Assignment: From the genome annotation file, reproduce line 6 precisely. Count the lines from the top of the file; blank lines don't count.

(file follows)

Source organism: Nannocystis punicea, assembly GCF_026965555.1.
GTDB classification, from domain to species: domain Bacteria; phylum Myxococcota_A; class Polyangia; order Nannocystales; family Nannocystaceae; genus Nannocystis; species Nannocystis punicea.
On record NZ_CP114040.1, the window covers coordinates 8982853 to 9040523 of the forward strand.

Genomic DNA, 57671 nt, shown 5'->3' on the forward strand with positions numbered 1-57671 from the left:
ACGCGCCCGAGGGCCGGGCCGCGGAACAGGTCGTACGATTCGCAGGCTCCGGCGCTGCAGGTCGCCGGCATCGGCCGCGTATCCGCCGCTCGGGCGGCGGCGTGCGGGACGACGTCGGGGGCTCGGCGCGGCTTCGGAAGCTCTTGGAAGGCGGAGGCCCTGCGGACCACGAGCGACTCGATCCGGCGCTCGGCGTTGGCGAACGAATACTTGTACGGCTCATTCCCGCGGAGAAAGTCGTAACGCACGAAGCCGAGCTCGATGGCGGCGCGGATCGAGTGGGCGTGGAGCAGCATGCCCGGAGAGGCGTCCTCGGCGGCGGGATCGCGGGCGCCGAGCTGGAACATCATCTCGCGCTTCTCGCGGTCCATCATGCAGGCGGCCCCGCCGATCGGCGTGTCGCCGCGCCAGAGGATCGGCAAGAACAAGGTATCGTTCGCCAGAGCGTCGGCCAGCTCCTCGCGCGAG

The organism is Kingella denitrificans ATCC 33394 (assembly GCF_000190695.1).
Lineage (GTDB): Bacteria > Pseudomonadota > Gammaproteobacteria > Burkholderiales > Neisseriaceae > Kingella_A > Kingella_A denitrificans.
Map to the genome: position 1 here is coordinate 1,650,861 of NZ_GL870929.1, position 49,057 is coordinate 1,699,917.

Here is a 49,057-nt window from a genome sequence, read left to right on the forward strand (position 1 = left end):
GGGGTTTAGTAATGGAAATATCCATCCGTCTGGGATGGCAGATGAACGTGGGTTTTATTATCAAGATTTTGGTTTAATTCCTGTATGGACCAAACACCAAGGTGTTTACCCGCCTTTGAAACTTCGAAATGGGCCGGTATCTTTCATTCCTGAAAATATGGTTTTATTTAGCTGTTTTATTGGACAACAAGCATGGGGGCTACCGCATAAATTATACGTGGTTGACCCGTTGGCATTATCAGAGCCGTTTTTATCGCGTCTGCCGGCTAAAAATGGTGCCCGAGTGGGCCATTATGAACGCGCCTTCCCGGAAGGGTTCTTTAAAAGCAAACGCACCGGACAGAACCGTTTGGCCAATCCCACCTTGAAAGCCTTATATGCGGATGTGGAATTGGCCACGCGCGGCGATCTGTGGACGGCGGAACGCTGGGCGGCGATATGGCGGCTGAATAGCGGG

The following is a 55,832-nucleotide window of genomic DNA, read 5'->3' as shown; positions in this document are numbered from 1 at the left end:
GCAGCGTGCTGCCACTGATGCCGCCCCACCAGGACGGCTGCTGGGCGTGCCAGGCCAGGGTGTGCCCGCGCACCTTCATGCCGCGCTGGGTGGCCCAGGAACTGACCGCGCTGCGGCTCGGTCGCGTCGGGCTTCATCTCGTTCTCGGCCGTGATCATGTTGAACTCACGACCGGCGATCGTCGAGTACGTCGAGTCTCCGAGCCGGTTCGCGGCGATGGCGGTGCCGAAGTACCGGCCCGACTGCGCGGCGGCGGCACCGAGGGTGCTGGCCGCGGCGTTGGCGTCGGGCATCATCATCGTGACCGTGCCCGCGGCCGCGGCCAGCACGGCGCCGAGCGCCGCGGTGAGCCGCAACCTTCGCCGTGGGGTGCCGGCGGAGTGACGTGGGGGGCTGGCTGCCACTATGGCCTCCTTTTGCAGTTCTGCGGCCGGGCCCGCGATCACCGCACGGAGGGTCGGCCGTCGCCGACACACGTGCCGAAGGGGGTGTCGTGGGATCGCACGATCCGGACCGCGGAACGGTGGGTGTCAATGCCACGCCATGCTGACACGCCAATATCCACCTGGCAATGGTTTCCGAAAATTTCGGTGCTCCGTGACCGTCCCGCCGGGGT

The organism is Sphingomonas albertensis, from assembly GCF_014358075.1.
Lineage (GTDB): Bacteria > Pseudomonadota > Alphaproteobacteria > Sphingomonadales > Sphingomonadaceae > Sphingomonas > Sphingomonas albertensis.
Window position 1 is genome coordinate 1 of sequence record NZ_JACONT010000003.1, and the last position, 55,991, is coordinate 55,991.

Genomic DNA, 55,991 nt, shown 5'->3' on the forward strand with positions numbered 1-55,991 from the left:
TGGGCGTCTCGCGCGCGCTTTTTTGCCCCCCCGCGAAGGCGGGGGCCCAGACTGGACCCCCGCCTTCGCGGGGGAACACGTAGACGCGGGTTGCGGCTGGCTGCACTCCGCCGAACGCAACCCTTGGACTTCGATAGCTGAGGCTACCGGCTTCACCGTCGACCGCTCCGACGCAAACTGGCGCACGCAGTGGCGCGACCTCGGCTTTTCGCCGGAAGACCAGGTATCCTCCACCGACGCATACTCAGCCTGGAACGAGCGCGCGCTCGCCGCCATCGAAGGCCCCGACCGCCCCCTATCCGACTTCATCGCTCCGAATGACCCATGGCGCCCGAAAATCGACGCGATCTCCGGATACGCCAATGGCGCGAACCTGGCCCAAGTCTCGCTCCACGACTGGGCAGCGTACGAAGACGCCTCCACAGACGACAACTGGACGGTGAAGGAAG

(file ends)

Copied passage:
The organism is Kingella denitrificans ATCC 33394 (assembly GCF_000190695.1).